[ma-leyz, -muh-; French ma-lez] /mæˈleɪz, -mə-; French maˈlɛz/
a condition of general bodily weakness or discomfort, often marking the onset of a disease.
a vague or unfocused feeling of mental uneasiness, lethargy, or discomfort.
a feeling of unease or depression
a mild sickness, not symptomatic of any disease or ailment
a complex of problems affecting a country, economy, etc: Bulgaria’s economic malaise
c.1300, maleise “pain, suffering; sorrow, anxiety,” also, by late 14c., “disease, sickness,” from Old French malaise “difficulty, suffering, hardship,” literally “ill-ease,” from mal “bad” (see mal-) + aise “ease” (see ease (n.)). The current use is perhaps a mid-18c. reborrowing from Modern French. A Middle English verbal form, malasen “to trouble, distress” (mid-15c.), from Old French malaisier, did not endure.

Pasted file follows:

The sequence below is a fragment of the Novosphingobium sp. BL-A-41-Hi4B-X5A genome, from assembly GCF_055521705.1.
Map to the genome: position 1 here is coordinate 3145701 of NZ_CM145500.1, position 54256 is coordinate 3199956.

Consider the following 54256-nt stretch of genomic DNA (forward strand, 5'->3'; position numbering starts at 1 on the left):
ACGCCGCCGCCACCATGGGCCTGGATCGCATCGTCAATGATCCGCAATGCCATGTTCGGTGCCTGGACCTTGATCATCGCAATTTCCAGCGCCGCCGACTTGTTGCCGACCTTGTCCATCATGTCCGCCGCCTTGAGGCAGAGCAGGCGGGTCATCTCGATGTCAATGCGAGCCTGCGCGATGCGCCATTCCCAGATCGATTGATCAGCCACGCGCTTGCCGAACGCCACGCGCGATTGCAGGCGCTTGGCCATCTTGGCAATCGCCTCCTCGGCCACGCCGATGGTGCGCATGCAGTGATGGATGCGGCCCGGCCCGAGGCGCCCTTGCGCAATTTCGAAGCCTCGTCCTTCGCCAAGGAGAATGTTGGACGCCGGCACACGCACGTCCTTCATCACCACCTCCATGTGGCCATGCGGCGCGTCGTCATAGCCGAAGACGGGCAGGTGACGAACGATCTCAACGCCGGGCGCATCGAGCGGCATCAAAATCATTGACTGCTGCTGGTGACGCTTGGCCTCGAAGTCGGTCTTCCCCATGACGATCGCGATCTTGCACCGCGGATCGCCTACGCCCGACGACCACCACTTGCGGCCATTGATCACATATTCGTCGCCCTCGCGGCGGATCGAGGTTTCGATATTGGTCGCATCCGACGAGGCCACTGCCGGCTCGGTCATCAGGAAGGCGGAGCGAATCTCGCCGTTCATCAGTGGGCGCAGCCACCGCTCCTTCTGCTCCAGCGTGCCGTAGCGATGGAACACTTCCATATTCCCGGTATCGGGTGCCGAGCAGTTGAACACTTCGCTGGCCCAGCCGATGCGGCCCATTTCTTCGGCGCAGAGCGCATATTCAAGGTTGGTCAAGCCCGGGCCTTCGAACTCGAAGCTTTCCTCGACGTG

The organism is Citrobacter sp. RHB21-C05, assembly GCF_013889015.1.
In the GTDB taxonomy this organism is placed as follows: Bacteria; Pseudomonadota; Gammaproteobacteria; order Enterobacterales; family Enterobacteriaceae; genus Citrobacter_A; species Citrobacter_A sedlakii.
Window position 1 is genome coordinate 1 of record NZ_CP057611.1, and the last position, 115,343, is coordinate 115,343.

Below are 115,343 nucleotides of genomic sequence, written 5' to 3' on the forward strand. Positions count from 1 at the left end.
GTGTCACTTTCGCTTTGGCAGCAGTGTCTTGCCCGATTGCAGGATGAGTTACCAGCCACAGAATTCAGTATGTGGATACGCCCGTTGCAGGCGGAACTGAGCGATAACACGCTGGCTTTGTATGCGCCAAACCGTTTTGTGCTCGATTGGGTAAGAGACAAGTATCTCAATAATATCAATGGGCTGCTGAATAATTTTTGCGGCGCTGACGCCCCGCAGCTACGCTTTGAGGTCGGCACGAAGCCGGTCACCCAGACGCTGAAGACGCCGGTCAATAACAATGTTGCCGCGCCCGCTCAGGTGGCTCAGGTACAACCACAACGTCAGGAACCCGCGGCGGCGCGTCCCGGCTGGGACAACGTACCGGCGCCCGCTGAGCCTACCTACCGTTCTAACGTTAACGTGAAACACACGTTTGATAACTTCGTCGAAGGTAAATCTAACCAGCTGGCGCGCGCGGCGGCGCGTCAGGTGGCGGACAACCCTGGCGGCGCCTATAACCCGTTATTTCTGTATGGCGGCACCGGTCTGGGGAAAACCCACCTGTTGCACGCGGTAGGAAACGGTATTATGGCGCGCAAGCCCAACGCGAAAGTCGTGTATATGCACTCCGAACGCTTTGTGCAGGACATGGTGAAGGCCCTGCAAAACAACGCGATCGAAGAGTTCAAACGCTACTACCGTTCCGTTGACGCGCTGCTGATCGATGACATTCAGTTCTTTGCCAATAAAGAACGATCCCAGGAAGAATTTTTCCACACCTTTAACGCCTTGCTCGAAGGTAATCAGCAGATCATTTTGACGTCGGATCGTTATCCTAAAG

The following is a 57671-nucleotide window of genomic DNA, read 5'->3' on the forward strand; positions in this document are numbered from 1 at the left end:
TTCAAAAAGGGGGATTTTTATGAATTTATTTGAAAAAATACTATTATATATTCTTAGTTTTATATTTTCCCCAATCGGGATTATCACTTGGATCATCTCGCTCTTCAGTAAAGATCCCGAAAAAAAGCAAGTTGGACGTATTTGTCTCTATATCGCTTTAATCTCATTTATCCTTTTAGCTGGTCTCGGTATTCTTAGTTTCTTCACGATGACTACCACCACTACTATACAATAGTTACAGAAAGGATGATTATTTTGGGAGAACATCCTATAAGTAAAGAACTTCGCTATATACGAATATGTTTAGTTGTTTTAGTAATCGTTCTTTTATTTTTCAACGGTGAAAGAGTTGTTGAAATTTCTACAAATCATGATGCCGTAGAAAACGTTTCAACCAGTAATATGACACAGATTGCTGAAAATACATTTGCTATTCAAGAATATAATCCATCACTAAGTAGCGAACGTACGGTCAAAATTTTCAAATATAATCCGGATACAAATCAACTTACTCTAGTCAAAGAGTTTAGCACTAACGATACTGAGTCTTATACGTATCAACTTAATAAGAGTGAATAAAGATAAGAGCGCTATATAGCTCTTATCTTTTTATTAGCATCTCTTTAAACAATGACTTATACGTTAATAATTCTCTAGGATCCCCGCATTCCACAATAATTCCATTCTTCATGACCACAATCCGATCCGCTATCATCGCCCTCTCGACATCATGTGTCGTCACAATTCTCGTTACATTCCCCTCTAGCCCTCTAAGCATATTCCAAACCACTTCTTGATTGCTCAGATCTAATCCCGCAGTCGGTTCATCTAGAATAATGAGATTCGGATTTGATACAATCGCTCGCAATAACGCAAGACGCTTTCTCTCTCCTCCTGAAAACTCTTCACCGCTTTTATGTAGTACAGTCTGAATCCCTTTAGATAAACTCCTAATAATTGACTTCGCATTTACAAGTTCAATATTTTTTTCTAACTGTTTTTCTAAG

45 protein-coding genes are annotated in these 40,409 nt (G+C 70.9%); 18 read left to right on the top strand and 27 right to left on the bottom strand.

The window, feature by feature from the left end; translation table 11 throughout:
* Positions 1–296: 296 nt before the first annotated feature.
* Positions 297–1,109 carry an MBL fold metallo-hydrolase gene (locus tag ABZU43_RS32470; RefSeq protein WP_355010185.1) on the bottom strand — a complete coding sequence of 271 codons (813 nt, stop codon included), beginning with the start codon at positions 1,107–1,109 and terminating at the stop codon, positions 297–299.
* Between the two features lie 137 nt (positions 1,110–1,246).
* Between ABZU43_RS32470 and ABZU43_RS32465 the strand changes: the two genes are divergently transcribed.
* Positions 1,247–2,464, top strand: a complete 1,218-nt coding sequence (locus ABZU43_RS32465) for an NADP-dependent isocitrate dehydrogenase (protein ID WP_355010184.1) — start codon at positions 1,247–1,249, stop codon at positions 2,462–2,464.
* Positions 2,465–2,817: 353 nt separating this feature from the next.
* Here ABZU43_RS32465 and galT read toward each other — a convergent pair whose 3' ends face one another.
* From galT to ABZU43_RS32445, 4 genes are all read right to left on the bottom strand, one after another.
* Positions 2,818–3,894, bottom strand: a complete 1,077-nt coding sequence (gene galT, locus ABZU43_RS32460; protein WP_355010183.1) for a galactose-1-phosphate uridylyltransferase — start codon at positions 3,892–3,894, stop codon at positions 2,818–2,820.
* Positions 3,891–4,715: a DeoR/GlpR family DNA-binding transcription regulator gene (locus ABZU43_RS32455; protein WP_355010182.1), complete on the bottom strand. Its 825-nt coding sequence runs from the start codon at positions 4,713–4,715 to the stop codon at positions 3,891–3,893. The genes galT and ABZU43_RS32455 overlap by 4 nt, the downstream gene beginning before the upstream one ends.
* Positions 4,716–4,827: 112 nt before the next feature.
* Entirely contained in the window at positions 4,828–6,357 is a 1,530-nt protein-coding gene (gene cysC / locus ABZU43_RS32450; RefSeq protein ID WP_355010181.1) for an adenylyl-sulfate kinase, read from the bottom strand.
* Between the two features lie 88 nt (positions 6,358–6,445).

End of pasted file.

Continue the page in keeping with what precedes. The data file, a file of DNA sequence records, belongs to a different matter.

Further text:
malaise mal·aise (mā-lāz’, -lěz’)
A vague feeling of bodily discomfort, as at the beginning of an illness.
[mal-uh-kal, mah-luh-kahl] /ˈmæl əˌkæl, ˈmɑ lə kɑl/ noun 1. a city in E Sudan, on the White Nile.
malalignment mal·a·lign·ment (māl’ə-līn’mənt) n. Displacement of a tooth or teeth from a normal position in the dental arch.
/ˈmælæm; -əm/ noun 1. a variant spelling of mallam
- Make-out artist